Examples of These Mistakes
Mistaken Assumptions at the Individual Level Many students and families mistakenly believe that a good education will merely lead to success. Certainly, an education can provide the intellectual tools and resources to use along a certain path. However, education itself in either a high school or university doesn't give students motivation, doesn't teach them how to apply neuroscience and psychology to their own lives, and doesn't provide training and practical wisdom for success.
If a student has difficulty in these areas before they reach college, who in the university will uplift that student? College professors have far too many students and research projects to help individual students like a tutor or grade school teacher. Plus, a professor is rarely taught how to mentor a college student. Generally, only professors in a doctoral program work more closely with graduate students. Meanwhile, a prospective student must learn how to connect with these professors while they are undergraduate students and make the correct grad school match during the application process.
Mistaken Reliance upon Tools at the Government and Corporate Level Some governments and corporations try to use the following software systems to build productivity and efficiency:
Talent Management Systems (TMS)
Learning Management Systems (LMS)
Performance Management (PM)
TMS for Human Resources often includes both LMS and PM. While they are quite useful, they rely heavily upon quantitative data and do not reveal the perspective and motivation of an employee. TMS, LMS, and PM are merely tools that require actual humans to use them well. It is assumed that LMS will provide knowledge that PM can ensure is being applied.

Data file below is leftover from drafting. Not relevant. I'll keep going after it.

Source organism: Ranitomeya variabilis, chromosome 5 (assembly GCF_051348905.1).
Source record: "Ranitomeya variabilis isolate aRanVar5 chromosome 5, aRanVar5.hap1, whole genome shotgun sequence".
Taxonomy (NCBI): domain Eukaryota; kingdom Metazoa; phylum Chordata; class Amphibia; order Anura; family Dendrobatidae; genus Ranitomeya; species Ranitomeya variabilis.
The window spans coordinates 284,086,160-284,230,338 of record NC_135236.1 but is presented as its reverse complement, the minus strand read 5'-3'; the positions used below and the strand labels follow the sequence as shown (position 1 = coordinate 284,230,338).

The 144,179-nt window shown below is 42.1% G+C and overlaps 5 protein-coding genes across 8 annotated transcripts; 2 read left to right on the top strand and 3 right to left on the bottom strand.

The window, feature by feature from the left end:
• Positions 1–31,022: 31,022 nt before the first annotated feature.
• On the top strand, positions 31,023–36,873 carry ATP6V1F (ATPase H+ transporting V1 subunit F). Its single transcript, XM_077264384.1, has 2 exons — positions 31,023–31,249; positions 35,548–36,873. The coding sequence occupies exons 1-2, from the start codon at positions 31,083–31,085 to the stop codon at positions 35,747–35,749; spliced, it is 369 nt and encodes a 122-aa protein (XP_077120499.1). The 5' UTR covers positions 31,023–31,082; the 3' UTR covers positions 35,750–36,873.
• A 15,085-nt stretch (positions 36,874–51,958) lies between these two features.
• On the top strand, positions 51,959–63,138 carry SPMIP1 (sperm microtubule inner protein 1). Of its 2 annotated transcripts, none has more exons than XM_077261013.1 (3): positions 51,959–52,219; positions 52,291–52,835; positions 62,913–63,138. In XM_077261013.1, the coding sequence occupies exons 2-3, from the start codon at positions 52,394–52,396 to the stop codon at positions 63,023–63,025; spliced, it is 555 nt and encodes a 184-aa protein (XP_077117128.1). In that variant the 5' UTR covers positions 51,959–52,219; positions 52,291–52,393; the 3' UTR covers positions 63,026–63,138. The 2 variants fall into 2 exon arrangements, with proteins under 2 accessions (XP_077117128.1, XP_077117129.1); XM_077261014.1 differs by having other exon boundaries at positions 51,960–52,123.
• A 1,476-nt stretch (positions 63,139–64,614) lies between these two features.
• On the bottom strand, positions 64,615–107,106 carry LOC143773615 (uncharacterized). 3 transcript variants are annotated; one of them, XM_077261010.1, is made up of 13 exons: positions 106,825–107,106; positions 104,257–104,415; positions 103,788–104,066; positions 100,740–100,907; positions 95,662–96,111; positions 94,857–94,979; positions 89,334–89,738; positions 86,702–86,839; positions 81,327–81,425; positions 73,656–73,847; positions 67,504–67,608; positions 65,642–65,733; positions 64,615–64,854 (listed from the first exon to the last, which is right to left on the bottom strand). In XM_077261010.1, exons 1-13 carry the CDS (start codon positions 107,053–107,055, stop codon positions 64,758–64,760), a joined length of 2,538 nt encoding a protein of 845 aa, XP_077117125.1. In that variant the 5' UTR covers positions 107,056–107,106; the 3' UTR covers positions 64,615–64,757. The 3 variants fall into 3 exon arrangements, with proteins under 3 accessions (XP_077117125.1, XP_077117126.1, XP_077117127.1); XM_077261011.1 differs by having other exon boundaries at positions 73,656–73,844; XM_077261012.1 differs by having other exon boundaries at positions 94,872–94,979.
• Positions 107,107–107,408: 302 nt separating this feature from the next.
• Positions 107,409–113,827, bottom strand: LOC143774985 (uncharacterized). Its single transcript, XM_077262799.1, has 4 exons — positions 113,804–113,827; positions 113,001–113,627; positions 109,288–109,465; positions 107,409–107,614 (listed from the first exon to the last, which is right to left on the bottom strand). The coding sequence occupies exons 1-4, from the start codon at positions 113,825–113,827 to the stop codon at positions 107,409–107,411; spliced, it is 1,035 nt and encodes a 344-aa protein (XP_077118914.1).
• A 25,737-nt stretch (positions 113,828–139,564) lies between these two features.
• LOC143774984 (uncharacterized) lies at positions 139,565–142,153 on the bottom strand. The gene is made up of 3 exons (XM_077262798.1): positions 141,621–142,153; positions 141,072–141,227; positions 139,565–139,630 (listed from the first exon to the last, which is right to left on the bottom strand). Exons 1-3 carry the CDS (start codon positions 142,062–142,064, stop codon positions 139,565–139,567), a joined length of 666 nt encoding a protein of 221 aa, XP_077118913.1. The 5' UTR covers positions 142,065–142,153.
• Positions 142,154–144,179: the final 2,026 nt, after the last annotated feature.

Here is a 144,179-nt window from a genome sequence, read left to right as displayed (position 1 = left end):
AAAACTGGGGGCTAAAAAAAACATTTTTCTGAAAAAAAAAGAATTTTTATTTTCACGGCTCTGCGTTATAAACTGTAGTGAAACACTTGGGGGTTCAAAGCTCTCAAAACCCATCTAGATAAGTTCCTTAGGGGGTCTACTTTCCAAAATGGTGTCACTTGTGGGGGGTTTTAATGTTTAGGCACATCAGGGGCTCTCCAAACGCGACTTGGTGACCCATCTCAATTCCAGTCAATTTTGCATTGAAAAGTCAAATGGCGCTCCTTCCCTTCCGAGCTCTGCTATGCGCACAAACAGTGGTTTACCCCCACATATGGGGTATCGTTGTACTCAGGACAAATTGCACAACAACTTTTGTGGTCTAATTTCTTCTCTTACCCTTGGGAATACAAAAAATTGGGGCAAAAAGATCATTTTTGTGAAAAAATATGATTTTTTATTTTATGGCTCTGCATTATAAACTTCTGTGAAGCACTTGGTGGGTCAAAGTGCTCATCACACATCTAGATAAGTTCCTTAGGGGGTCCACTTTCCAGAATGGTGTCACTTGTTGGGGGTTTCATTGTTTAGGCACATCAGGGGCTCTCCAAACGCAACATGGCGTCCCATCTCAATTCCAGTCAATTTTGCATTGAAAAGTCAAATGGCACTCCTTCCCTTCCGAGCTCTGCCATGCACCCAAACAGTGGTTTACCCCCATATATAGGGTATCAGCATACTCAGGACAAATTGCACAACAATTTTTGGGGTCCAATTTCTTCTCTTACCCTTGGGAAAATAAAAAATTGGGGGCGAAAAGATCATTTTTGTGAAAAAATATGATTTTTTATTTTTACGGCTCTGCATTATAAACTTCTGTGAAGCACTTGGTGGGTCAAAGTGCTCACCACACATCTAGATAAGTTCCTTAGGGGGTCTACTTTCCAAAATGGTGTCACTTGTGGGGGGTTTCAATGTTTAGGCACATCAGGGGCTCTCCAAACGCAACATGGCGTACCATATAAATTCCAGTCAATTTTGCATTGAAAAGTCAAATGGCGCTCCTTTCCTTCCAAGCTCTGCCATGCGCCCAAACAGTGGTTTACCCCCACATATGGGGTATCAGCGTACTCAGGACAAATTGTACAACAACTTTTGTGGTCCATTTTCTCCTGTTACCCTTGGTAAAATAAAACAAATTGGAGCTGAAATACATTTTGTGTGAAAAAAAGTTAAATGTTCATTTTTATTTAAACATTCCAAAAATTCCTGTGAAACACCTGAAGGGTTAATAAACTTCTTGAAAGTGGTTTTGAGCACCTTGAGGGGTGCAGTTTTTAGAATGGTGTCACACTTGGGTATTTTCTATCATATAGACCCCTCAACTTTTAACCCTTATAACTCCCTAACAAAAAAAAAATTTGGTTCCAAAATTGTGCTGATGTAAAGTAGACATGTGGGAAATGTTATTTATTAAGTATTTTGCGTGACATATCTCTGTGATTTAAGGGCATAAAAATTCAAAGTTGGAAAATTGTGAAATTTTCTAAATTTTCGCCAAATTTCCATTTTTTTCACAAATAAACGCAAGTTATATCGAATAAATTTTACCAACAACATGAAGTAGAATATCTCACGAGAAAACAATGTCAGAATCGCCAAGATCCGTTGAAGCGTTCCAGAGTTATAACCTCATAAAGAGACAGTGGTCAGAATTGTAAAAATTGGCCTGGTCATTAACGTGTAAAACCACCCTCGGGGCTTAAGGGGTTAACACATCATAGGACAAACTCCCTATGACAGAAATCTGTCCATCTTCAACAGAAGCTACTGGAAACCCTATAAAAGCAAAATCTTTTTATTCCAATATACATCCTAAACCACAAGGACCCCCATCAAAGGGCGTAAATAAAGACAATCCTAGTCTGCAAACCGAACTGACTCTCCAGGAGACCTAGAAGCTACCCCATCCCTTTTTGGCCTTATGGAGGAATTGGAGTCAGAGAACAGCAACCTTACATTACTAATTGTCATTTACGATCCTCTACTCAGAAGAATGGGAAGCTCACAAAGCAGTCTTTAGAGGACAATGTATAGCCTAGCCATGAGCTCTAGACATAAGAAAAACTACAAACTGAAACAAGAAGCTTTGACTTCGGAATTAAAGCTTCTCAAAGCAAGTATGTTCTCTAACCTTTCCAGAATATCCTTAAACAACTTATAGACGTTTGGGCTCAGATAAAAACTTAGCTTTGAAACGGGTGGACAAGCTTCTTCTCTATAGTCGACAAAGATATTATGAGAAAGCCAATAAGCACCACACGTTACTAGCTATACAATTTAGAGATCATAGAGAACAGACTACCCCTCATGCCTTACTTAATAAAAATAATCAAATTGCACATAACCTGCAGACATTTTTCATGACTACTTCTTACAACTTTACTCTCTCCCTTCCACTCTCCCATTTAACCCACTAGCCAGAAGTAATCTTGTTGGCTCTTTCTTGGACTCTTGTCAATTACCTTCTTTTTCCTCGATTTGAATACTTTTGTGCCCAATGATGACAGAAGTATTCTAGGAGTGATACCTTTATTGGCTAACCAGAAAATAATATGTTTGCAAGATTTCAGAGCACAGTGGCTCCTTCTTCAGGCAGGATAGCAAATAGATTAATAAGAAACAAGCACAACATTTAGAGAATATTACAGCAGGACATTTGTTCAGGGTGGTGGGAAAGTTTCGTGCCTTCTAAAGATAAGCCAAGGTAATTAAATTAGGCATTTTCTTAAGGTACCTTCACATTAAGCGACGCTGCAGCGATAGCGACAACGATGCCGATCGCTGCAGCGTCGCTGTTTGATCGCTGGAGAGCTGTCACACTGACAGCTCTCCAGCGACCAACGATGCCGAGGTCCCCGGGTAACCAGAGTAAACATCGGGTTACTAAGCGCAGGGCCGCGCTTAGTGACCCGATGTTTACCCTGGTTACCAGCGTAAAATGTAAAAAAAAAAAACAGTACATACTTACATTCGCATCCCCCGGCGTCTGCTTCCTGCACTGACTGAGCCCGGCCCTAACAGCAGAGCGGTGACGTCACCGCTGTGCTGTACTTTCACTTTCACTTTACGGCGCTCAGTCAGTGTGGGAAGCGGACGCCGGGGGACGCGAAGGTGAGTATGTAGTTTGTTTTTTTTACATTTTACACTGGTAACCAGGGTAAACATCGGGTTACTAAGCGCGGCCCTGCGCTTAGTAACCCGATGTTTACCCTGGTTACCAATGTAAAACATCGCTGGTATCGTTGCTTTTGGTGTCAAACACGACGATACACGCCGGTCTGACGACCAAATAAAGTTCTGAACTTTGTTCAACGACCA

Unfortunately, these systems operate in a general way and do not incorporate psychology in a systematic way. Moreover, many mangers use pop psychology without significant sources, trends, or their own assumptions in unsystematic ways instead of using actual research findings. Therefore, a manager may not realize that employees who seem highly productive (1) may not have have truly changed, (2) may have different reasons and methods for their productivity that have little to do with the manager, (3) may produce outcomes that are not guaranteed to be successful long term.
Mistake Reliance upon Methods at Any Organizational Level Project Management methods tend to ensure better productivity, and some are incorporated into Performance Management software, but once again, they do not teach about neuroscience and psychology at a significant level.
"Finally, consider the power of the mind to pursue the unknown, its capacity to create or invent... What about the person who exercised the highest type of wisdom... All such me were great... They tamed and civilized our species; thanks to them we passed from mere crafting of necessities to more elegant forms of life." Marcus Tullius Cicero, Tusculan Disputations, Book 1 (translated by Professor Thomas Habinek of USC)